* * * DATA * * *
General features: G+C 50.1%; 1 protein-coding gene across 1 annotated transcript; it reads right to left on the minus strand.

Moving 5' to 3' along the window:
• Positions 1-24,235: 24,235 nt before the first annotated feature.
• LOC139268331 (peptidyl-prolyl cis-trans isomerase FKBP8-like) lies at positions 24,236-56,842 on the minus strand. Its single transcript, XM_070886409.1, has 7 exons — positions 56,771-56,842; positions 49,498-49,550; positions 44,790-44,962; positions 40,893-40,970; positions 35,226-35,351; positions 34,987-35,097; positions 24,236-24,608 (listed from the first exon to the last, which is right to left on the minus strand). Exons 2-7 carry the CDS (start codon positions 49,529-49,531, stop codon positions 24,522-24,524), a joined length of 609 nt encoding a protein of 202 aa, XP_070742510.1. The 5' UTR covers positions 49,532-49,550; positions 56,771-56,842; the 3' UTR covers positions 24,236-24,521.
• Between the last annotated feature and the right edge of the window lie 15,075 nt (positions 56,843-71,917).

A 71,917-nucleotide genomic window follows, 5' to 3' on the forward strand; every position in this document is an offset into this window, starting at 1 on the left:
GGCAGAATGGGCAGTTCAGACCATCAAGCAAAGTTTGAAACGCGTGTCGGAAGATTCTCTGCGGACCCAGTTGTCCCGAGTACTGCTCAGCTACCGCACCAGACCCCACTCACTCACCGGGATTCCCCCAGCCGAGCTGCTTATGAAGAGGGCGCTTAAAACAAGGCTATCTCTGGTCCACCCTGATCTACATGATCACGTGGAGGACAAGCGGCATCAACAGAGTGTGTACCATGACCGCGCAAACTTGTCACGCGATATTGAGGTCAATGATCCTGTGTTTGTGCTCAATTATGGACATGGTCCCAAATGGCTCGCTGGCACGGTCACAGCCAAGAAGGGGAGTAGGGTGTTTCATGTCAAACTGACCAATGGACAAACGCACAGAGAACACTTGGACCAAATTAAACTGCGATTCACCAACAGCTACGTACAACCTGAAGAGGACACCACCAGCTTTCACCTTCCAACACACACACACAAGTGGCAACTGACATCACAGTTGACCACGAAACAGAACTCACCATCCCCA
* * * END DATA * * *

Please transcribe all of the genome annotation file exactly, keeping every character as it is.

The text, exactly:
General features: G+C 50.1%; 1 protein-coding gene across 1 annotated transcript; it reads right to left on the minus strand.

Moving 5' to 3' along the window:
• Positions 1-24,235: 24,235 nt before the first annotated feature.
• LOC139268331 (peptidyl-prolyl cis-trans isomerase FKBP8-like) lies at positions 24,236-56,842 on the minus strand. Its single transcript, XM_070886409.1, has 7 exons — positions 56,771-56,842; positions 49,498-49,550; positions 44,790-44,962; positions 40,893-40,970; positions 35,226-35,351; positions 34,987-35,097; positions 24,236-24,608 (listed from the first exon to the last, which is right to left on the minus strand). Exons 2-7 carry the CDS (start codon positions 49,529-49,531, stop codon positions 24,522-24,524), a joined length of 609 nt encoding a protein of 202 aa, XP_070742510.1. The 5' UTR covers positions 49,532-49,550; positions 56,771-56,842; the 3' UTR covers positions 24,236-24,521.
• Between the last annotated feature and the right edge of the window lie 15,075 nt (positions 56,843-71,917).

A 71,917-nucleotide genomic window follows, 5' to 3' on the forward strand; every position in this document is an offset into this window, starting at 1 on the left:
GGCAGAATGGGCAGTTCAGACCATCAAGCAAAGTTTGAAACGCGTGTCGGAAGATTCTCTGCGGACCCAGTTGTCCCGAGTACTGCTCAGCTACCGCACCAGACCCCACTCACTCACCGGGATTCCCCCAGCCGAGCTGCTTATGAAGAGGGCGCTTAAAACAAGGCTATCTCTGGTCCACCCTGATCTACATGATCACGTGGAGGACAAGCGGCATCAACAGAGTGTGTACCATGACCGCGCAAACTTGTCACGCGATATTGAGGTCAATGATCCTGTGTTTGTGCTCAATTATGGACATGGTCCCAAATGGCTCGCTGGCACGGTCACAGCCAAGAAGGGGAGTAGGGTGTTTCATGTCAAACTGACCAATGGACAAACGCACAGAGAACACTTGGACCAAATTAAACTGCGATTCACCAACAGCTACGTACAACCTGAAGAGGACACCACCAGCTTTCACCTTCCAACACACACACACAAGTGGCAACTGACATCACAGTTGACCACGAAACAGAACTCACCATCCCCA